Ever since Maoists were sighted in the forests of Western Ghats adjoining the three southern states of Tamil Nadu, Kerala and Karnataka, the police departments of Tamil Nadu and Kerala have been passing the buck on each other for the Maoist activities in the area. However, the recent encounter of four Maoists, all residents of Tamil Nadu, by Kerala police in the Mel Manjukandi area of Attapadi in Palakkad district has revealed the presence of more Tamil cadres among Maoists in the tri-state forest region.
In an encounter on October 28 and 29, Kerala police’s anti-terror commando force, Thunderbolt, gunned down four Maoists – Manivasakam, Karthi, Aravind and Rema – at Manjikkandi near Agali in Kerala’s Palakkad district. A few days later the Tamil Nadu police arrested Deepak, a member of the Dandakaranya Special Zonal Committee of the CPI (Maoist) from Moolangangal, near the Kerala border.
Since 2016, Thunderbolt has eliminated six Maoists in separate encounters. Of them, five hailed from Tamil Nadu and had joined the People’s Liberation Guerrilla Army of the Communist Party of India (Maoist). With the recent encounters, the Tamil Nadu’s Q Branch of police, an intelligence wing that keeps track of the ultra-Left, has also confirmed that most of the Maoists camping in the tri-junction region are ultra-Left people from Tamil Nadu and not from Kerala.
Speaking to The Federal, a senior official in the Q branch said, “Even we did not know these people were there in the tri-junction region. We were only aware of the presence of a few people including slain Maoist leaders Kuppu Devaraj and Manivasakam in the area. But the recent encounters came as a shock. We had no idea that Karthi, Aravind and Rema have joined the movement,” he said.
He says the prominence of the Left in Kerala was a reason for the Tamil Nadu police to believe that the state contributed to the Maoist count in the tri-junction forest.
“Kerala is the first state to form a Left democratic government in the country. Also, Roopesh and his wife PA Shyna, the arrested leaders of the Maoist party were from Kerala,” the senior official added.
Tamil Nadu’s Naxal Special Division police attribute the prominent presence of Tamil Maoists in the region to the prevalence of a Dravidian outfit, founded by Periyar EV Ramasamy, in the state. The outfit was known for introducing the people to Tamil nationalist ideologies and sensitise them against caste-based discrimination.
“In Tamil Nadu, most of the people who were initially attracted towards the Dravidian outfit were later inspired by the armed struggle of the Tamils in Sri Lanka. Most of the people who are now in the People’s Liberation Guerrilla Army were originally trained to join the Sri Lankan civil war,” the senior official said.
While the residents of coastal districts of Tamil Nadu moved to Sri Lanka to join the Liberation Tigers of Tamil Eelam (LTTE), those in the other districts joined the Naxal movement that gained momentum in the late 1960s in Tamil Nadu, the official added.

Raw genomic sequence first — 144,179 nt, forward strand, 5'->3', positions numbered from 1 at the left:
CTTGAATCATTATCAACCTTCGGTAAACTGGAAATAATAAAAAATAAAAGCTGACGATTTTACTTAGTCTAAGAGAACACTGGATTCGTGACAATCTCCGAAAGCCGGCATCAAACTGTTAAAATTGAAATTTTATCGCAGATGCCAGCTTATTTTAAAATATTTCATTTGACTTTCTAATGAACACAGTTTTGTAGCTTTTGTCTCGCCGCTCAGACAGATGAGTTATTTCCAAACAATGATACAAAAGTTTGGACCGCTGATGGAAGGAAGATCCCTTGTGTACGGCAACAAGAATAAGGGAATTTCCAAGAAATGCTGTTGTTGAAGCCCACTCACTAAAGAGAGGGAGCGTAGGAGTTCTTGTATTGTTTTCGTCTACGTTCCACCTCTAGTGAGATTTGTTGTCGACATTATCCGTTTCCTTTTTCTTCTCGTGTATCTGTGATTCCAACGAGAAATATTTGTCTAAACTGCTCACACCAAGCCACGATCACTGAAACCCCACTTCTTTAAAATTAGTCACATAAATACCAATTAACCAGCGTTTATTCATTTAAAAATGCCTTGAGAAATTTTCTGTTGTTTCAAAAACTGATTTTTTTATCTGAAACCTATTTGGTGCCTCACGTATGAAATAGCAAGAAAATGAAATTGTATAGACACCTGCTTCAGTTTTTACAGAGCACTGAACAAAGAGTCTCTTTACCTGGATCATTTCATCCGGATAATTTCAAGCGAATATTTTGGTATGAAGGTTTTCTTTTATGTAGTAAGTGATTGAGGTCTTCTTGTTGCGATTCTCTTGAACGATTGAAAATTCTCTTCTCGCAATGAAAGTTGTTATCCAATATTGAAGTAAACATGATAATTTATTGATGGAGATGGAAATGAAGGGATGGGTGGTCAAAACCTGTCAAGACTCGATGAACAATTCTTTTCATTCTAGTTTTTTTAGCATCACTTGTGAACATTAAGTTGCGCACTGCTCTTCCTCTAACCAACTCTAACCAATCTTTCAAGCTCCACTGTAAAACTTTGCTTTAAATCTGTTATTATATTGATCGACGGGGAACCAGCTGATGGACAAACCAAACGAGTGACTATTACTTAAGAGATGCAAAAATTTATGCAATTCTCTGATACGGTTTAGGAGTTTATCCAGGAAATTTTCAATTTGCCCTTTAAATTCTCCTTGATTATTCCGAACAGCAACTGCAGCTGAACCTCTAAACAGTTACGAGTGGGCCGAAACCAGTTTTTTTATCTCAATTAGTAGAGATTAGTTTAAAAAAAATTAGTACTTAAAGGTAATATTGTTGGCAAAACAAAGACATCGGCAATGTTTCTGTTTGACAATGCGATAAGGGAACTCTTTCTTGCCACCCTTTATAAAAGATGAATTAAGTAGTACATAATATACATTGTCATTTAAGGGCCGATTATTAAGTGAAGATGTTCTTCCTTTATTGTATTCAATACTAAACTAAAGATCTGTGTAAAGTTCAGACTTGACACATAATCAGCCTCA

J Vivek, a former Maoist, says they all were first inspired by the armed struggle of the Tamils in Sri Lanka, but later thought it fit to focus on the problems of the people in south India.
“Though we were inspired by the Sri Lankan Tamils’ armed struggle, we wanted to work for the people here. We came to know about the slain former Maoist leader Balan in Tamil Nadu. That’s how we all initially joined in the movement,” Vivek said.
However, alleged Maoist PA Shyna who was arrested in Coimbatore and is now out on bail, refuted the claims of Q Branch of police and said that there are an equal number of people from all the three states among Maoists in the tri-junction.
“The Left has played a prominent part in raising key issues, especially the case of class divide, in the state as they have been never a part of the government,” she said.
Writer IRA Murugavel, an ideological split within the Communist Party of India (Marxist) in 1968, caused many of CPM cadres to shift their allegiance to the extremist form of communism. Prominent CPI (M)leaders from Tamil Nadu to join the Naxal movement then were Arputhasamy, fondly called Appu, the first editor of Theekkathir, CPM’s mouthpiece; senior CITU leader AM Kothandaraman, and labour union leader from Coimbatore Kanna Kutty. The split even forced the CPI(M)to shift its party headquarters from Chennai to Madurai.
“Since they were already the senior leaders of the party and knew how to address people and congregate them, a lot of cadres followed in their footsteps. Also, given the brutality of caste violence in the rural parts of Tamil Nadu before the 1990s, many youths from the state joined the armed struggle against the caste killings,” Murugavel says.
However, the repercussions of the split were not felt as much in Kerala as the state had initiated land reforms unlike Tamil Nadu. “Also, there was not much of a divide within the Kerala CPI(M) as only a handful of people including A Varghese, a district-level cadre of the party, joined the Naxal movement during the same period. So, Kerala had a fewer share of Maoists. This is like the north. Although the Naxal movement started in West Bengal, the movement is more active now in Bihar,” Murugavel adds.